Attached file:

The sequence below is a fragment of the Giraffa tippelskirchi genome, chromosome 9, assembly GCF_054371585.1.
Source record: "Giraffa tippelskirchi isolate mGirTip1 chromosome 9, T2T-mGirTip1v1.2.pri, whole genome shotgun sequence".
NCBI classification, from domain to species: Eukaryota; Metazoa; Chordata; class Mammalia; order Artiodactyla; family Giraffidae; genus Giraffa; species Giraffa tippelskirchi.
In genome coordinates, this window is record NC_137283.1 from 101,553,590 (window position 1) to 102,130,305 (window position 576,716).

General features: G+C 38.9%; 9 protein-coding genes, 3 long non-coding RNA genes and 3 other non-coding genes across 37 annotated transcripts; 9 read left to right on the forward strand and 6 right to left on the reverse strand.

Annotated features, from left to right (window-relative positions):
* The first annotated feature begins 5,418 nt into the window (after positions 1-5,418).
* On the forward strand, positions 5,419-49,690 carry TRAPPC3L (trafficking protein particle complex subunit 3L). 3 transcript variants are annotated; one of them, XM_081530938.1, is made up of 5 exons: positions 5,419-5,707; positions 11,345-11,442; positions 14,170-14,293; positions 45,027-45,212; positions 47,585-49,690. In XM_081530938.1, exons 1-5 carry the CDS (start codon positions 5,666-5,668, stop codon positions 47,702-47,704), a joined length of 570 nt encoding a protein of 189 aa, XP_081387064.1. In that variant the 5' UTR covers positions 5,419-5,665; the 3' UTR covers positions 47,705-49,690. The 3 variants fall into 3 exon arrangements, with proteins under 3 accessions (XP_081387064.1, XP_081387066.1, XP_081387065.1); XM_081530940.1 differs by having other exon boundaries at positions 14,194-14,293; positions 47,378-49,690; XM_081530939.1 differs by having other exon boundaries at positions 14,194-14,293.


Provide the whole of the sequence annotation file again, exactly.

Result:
The sequence below is a fragment of the Giraffa tippelskirchi genome, chromosome 9, assembly GCF_054371585.1.
Source record: "Giraffa tippelskirchi isolate mGirTip1 chromosome 9, T2T-mGirTip1v1.2.pri, whole genome shotgun sequence".
NCBI classification, from domain to species: Eukaryota; Metazoa; Chordata; class Mammalia; order Artiodactyla; family Giraffidae; genus Giraffa; species Giraffa tippelskirchi.
In genome coordinates, this window is record NC_137283.1 from 101,553,590 (window position 1) to 102,130,305 (window position 576,716).

General features: G+C 38.9%; 9 protein-coding genes, 3 long non-coding RNA genes and 3 other non-coding genes across 37 annotated transcripts; 9 read left to right on the forward strand and 6 right to left on the reverse strand.

Annotated features, from left to right (window-relative positions):
* The first annotated feature begins 5,418 nt into the window (after positions 1-5,418).
* On the forward strand, positions 5,419-49,690 carry TRAPPC3L (trafficking protein particle complex subunit 3L). 3 transcript variants are annotated; one of them, XM_081530938.1, is made up of 5 exons: positions 5,419-5,707; positions 11,345-11,442; positions 14,170-14,293; positions 45,027-45,212; positions 47,585-49,690. In XM_081530938.1, exons 1-5 carry the CDS (start codon positions 5,666-5,668, stop codon positions 47,702-47,704), a joined length of 570 nt encoding a protein of 189 aa, XP_081387064.1. In that variant the 5' UTR covers positions 5,419-5,665; the 3' UTR covers positions 47,705-49,690. The 3 variants fall into 3 exon arrangements, with proteins under 3 accessions (XP_081387064.1, XP_081387066.1, XP_081387065.1); XM_081530940.1 differs by having other exon boundaries at positions 14,194-14,293; positions 47,378-49,690; XM_081530939.1 differs by having other exon boundaries at positions 14,194-14,293.